potential success is reaching out to potential customers: the more than 400,000 uninsured New Mexicans and businesses that don’t provide insurance to their workers. The exchange has solicited bids from companies for advertising, education and public relations but hasn’t awarded a contract yet. Applications also have been requested from organizations, including nonprofits and trade associations, See EXCHANGE, Page A3

The Roswell Fire and Police departments are investigating an arson case that occurred on Wednesday, July 17, on East Reed Street.

According to the police report, the 49-year-old victim arrived home shortly after the fire was set.

The house in question has a 6-foot tall fence and bars on every window. There were no signs of forced entry. It appears to have been set internally. The fire marshal found signs of accelerant and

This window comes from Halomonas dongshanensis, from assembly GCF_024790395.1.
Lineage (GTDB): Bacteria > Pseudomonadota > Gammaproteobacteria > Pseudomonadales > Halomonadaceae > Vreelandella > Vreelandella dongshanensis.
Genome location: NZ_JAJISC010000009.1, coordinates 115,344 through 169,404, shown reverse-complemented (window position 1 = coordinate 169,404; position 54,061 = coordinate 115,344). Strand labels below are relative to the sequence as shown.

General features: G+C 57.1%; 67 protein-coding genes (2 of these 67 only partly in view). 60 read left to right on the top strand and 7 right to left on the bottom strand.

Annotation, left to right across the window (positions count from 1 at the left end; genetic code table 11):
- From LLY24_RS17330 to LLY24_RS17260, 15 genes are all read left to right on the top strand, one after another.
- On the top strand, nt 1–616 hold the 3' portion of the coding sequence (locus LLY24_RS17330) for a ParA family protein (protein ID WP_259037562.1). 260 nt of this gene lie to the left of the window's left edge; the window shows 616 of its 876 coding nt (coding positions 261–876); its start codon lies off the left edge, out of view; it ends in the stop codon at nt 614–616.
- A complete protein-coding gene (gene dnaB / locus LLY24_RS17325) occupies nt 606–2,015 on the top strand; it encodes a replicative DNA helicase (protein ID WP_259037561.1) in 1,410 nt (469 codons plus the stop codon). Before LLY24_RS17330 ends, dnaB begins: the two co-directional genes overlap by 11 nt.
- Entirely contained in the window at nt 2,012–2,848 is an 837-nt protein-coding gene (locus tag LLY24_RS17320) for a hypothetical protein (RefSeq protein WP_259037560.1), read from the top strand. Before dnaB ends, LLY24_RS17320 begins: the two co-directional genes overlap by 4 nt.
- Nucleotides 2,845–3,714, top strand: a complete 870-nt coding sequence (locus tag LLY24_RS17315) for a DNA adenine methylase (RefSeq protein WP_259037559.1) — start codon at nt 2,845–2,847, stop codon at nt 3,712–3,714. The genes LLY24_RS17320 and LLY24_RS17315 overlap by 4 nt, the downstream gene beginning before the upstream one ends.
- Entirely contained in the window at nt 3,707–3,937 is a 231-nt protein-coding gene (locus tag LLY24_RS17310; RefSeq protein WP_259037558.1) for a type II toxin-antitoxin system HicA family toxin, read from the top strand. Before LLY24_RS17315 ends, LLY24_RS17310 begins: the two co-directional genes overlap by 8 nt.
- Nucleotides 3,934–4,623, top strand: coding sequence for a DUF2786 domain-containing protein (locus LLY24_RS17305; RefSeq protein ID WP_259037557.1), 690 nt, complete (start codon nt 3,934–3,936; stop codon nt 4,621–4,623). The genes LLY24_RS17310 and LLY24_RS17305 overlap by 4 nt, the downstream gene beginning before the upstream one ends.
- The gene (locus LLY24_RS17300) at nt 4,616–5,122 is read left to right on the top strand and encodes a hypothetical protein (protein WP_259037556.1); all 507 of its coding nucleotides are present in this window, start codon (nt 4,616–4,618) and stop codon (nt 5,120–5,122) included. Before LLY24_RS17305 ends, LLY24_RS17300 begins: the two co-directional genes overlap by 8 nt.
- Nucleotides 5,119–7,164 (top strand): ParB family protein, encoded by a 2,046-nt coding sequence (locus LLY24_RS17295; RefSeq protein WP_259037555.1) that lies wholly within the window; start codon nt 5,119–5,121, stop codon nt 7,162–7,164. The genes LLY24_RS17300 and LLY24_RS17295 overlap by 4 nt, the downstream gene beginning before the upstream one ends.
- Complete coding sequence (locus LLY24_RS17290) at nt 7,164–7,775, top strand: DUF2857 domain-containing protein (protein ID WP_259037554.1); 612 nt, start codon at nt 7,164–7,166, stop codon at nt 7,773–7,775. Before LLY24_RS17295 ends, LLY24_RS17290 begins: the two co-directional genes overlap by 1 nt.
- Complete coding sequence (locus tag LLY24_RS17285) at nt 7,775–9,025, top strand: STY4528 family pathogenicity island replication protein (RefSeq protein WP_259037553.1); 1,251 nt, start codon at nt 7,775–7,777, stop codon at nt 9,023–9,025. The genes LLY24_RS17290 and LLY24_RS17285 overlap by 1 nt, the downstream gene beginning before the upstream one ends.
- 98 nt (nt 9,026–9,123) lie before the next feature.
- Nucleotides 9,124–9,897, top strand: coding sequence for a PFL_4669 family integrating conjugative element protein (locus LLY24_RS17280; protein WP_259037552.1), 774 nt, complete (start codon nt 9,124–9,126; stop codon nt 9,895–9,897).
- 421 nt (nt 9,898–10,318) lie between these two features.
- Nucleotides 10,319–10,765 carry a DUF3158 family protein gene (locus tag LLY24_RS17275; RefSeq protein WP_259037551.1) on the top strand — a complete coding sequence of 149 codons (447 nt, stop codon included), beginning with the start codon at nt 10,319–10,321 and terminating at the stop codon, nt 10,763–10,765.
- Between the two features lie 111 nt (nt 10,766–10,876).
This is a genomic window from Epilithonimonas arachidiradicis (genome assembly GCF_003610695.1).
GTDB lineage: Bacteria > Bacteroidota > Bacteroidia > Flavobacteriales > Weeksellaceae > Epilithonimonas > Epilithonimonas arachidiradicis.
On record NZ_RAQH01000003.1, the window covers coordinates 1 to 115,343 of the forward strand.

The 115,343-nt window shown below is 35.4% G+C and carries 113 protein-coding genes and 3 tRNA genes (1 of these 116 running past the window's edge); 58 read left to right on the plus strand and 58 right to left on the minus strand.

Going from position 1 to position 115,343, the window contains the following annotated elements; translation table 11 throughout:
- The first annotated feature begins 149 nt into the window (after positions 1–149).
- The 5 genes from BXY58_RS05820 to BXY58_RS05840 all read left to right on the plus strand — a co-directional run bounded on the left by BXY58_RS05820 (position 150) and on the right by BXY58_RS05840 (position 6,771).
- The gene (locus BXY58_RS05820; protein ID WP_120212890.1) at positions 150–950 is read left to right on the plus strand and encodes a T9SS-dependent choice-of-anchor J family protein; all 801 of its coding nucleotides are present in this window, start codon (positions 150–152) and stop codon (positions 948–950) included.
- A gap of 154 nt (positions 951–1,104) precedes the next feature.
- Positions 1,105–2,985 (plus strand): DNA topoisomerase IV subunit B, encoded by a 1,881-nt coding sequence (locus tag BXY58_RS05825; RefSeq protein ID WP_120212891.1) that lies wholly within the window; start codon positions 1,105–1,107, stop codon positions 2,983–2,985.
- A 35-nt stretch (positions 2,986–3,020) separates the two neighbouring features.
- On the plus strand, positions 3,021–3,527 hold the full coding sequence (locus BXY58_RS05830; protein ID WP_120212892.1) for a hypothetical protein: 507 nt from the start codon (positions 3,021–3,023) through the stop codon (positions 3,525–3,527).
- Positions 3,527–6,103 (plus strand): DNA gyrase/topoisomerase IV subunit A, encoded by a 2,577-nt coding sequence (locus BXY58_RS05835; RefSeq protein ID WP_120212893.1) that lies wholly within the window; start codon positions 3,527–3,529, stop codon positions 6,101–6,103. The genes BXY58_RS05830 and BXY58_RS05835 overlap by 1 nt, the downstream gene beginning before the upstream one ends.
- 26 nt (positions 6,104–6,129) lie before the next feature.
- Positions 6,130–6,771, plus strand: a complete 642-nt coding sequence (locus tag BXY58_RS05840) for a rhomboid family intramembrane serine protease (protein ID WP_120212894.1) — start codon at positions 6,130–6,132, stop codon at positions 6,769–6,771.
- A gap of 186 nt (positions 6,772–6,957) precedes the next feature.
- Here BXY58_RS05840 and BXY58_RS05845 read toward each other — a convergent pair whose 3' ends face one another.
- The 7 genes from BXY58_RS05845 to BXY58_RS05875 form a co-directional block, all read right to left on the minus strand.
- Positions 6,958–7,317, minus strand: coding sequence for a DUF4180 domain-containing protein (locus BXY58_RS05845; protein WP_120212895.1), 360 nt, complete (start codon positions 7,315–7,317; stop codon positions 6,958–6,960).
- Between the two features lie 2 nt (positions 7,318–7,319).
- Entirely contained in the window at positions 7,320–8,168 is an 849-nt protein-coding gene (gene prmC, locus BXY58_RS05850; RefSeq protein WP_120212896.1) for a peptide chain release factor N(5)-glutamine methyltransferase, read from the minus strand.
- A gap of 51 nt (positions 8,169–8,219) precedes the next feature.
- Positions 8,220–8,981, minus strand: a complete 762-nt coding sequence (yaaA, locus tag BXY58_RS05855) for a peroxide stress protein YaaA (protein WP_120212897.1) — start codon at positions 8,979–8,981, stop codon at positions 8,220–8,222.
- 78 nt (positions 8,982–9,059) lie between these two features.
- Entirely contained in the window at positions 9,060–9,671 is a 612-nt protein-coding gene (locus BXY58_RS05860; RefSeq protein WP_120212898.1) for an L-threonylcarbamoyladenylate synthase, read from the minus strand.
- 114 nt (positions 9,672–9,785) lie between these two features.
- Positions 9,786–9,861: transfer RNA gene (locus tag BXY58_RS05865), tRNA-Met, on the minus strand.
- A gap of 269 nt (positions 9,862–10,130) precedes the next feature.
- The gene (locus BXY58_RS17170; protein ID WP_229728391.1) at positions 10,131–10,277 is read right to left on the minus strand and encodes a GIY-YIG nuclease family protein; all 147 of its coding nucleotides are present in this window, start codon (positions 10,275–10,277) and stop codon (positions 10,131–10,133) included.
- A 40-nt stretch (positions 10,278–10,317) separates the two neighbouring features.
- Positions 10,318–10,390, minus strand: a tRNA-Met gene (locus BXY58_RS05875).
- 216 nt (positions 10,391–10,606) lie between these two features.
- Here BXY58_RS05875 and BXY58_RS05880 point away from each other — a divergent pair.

See VIRTUAL, Page A3

ruled the fire arson.

On Tuesday, the RPD received a report of an aggravated assault with a firear m at the same address. The suspect for the second incident is believed to be from Albuquerque. The investigation on both crimes is ongoing.

The police urge anyone who has infor mation regarding this case to contact the Roswell Police Department (575-6246770), or Crime Stoppers (1-888-594-8477).

Mark Wilson Photo

Randy Roscoe of the Wounded Warrior Project peddles down Pennsylvania Avenue Wednesday.

Riding to Remember

Randy Roscoe bikes across the country to honor all veterans AMY VOGELSANG RECORD STAFF WRITER

He has ridden for more than a year and traveled through 17 states. He has